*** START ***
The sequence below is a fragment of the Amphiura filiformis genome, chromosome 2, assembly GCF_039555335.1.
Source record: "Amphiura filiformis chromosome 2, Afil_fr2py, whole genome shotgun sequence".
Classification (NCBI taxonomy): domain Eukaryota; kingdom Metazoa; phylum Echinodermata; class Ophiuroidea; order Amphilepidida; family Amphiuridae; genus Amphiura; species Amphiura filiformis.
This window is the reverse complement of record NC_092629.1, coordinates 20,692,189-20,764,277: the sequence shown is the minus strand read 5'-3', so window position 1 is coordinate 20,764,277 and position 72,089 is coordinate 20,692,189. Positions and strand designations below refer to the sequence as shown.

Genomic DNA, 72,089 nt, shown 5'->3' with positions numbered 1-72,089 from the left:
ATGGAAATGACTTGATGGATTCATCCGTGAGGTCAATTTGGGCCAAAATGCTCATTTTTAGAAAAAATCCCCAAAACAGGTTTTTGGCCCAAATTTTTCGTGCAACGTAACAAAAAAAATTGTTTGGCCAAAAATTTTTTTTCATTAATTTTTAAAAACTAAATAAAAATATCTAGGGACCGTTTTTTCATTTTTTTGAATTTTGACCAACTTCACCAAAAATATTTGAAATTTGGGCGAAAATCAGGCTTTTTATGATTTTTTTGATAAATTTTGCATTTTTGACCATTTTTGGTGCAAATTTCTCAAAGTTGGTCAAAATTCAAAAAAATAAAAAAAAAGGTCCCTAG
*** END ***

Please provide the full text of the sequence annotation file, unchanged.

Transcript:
The sequence below is a fragment of the Amphiura filiformis genome, chromosome 2, assembly GCF_039555335.1.
Source record: "Amphiura filiformis chromosome 2, Afil_fr2py, whole genome shotgun sequence".
Classification (NCBI taxonomy): domain Eukaryota; kingdom Metazoa; phylum Echinodermata; class Ophiuroidea; order Amphilepidida; family Amphiuridae; genus Amphiura; species Amphiura filiformis.
This window is the reverse complement of record NC_092629.1, coordinates 20,692,189-20,764,277: the sequence shown is the minus strand read 5'-3', so window position 1 is coordinate 20,764,277 and position 72,089 is coordinate 20,692,189. Positions and strand designations below refer to the sequence as shown.

Genomic DNA, 72,089 nt, shown 5'->3' with positions numbered 1-72,089 from the left:
ATGGAAATGACTTGATGGATTCATCCGTGAGGTCAATTTGGGCCAAAATGCTCATTTTTAGAAAAAATCCCCAAAACAGGTTTTTGGCCCAAATTTTTCGTGCAACGTAACAAAAAAAATTGTTTGGCCAAAAATTTTTTTTCATTAATTTTTAAAAACTAAATAAAAATATCTAGGGACCGTTTTTTCATTTTTTTGAATTTTGACCAACTTCACCAAAAATATTTGAAATTTGGGCGAAAATCAGGCTTTTTATGATTTTTTTGATAAATTTTGCATTTTTGACCATTTTTGGTGCAAATTTCTCAAAGTTGGTCAAAATTCAAAAAAATAAAAAAAAAGGTCCCTAG